For many of us January is often a difficult month. Christmas is over, it’s cold, it gets dark early, there aren’t any bank holidays for ages, and we’re back at work. So we might book something to look forward to – a day out or a fabulous holiday. But what about the days in the meantime; should we just wish them away and wait for spring to arrive? If all of us just ‘existed’ through the first 5 weeks of every year from, let’s say, the age of 15, we’d ‘waste’ a massive 2,275 days (or 6.2 years) in an average lifetime. That’s really depressing.
Here are 5 tips that can help you make the most of January, from Jen Rolfe, our positive psychology expert.
1. Shift your focus
Whatever your level of natural optimism, research shows a regular focus on even the small positives of every day can lead to a lasting shift in wellbeing. Try using social medial for the #100happydays challenge – this involves taking a picture of something each day that makes you happy. Or the ‘3 good things’ challenge: at the end of the day for 6 days in a row, write down 3 good things that have happened to you that day, and the part you played in making them happen. Even if you write down that the sun was shining – the part you played was stopping to notice it.
2. Be kind
An instant sense of value comes from giving to others and it’s one of the easiest ways to give yourself a ‘pick-me-up’. Try small acts such as taking unwanted Christmas gifts (or just the items you no longer need) to your local charity shop. How about paying for a stranger’s coffee or picking up some litter in the street. Or a slightly bigger commitment such as volunteering. For more kindness ideas see here.
3. Discover and implement your strengths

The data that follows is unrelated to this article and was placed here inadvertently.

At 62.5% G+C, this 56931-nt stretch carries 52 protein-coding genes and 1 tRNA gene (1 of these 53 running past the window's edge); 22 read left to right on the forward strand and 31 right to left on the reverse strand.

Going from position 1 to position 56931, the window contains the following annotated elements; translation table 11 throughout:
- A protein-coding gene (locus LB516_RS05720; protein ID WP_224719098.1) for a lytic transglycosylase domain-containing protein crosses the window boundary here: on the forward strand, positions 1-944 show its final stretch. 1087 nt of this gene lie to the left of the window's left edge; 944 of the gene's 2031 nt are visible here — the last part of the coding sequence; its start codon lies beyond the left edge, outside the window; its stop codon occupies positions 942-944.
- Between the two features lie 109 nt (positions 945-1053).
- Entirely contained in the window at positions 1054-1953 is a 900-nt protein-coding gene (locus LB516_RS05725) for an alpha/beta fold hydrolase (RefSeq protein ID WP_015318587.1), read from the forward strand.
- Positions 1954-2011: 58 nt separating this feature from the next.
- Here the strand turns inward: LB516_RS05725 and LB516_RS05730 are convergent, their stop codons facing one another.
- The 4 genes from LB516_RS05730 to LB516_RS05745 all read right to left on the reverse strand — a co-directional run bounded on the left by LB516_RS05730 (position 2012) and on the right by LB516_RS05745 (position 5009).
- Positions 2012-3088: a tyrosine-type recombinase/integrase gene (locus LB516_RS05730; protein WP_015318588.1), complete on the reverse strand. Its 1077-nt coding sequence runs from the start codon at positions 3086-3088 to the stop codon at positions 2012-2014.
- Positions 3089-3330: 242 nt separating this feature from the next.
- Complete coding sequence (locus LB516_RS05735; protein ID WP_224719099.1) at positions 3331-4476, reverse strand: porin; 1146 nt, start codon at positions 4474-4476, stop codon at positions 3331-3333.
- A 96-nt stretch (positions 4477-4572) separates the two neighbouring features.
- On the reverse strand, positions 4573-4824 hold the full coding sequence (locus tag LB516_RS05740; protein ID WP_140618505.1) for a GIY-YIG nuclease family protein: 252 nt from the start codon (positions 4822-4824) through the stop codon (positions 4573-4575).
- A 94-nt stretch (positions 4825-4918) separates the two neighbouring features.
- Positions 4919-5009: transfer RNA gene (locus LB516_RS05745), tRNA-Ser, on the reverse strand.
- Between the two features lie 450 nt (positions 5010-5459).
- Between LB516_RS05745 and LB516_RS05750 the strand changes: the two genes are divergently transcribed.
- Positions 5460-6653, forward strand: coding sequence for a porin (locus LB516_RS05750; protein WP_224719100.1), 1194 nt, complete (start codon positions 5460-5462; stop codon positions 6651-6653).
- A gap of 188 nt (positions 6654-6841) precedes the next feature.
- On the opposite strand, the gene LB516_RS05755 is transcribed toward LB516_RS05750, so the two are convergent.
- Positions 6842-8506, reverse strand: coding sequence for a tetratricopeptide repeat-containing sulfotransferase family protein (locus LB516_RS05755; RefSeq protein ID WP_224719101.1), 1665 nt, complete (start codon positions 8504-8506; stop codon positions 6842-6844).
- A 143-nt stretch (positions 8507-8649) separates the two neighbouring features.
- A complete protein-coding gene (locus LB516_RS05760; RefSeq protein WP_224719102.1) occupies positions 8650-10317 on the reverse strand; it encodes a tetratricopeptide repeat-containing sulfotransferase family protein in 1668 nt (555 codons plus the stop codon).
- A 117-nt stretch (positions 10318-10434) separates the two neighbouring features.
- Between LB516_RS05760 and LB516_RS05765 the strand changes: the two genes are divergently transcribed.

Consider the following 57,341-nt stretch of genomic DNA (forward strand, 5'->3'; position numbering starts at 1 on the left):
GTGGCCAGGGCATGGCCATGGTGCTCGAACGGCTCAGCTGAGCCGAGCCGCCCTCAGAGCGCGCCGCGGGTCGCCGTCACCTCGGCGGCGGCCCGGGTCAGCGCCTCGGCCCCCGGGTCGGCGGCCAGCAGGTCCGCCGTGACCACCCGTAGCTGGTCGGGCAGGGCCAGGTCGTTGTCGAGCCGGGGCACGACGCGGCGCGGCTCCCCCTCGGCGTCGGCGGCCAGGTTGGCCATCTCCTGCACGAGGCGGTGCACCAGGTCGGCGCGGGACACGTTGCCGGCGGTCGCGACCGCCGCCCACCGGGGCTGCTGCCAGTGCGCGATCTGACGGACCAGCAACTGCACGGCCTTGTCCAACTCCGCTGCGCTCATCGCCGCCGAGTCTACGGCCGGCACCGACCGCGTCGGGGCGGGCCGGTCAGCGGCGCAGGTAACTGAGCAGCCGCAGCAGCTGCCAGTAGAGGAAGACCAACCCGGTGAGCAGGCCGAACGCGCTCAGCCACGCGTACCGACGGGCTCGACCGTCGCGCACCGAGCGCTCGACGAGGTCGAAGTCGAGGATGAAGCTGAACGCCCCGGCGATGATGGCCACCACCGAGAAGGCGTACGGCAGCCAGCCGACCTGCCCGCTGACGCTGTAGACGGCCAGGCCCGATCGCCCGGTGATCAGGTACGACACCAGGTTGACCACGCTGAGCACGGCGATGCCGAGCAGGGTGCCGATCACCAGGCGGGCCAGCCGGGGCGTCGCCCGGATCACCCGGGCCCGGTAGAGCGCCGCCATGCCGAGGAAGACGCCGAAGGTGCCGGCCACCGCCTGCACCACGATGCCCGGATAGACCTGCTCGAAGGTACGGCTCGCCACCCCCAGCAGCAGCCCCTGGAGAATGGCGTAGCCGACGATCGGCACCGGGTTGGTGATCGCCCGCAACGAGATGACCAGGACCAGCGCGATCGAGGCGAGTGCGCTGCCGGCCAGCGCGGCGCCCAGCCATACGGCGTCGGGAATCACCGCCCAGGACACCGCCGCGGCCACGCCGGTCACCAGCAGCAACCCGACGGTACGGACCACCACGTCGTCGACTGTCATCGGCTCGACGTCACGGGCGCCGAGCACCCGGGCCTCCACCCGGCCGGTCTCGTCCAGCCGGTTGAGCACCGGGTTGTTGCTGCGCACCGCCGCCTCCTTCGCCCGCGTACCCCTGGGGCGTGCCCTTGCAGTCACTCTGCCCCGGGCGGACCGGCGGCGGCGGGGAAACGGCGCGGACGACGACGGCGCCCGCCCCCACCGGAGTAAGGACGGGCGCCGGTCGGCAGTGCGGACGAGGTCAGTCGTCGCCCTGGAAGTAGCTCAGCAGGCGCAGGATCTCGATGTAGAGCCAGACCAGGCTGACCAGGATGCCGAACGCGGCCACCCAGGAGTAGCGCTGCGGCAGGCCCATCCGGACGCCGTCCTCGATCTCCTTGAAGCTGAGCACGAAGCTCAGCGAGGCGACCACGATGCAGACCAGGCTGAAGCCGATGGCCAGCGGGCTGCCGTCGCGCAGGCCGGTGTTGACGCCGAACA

What’s your favourite part of your job (or day if you’re not working)? Ask yourself why you find it most satisfying, and seek out ways to do more activities which contain that aspect. Your ‘strengths’ are not just the things you do well, they are also the things that give you energy and feel core to who you are at your best. Research shows increased strengths use leads to higher self-esteem and lower stress.
4. Compare Years
There will always be someone who is more successful, thinner, more beautiful and makes more money than you – comparing to those people will leave you constantly chasing ‘the next thing’ and ultimately reduce your happiness. The only person worth comparing yourself to is you. Where were you at the start of 2015? What have you achieved (however small) in the time that has passed? What would you like to be able to do differently by January 2017?
5. Write some goals AND begin to act on them
Many of us set huge goals at the start of the year. Break them right down to bite-sized chunks to make them achievable and don’t put off starting. Plan what the next step towards your goal is which will take you 10 minutes or less. You can then commit to doing that in the next 24 hours. Continue to commit 10 minutes per day initially, and then gradually increasing the time spent as you need to. If healthier eating is a goal, spend 10 minutes finding a healthy salad recipe you can make with what’s in your fridge. The next day, spend 10 minutes making it for your lunch. Research shows it can take anything from 18 to over 200 days in order to form a new habit – you may crack it in only 3 hours if you do 10 minutes per day for 18 days, and even if you need longer, 10 minutes per day is probably less time than you spend on the loo. Doesn’t seem so difficult now does it?
For more tips read: www.practicallypositive.com/pp-blog
By Jen Rolfe, our Positive Psychology Expert.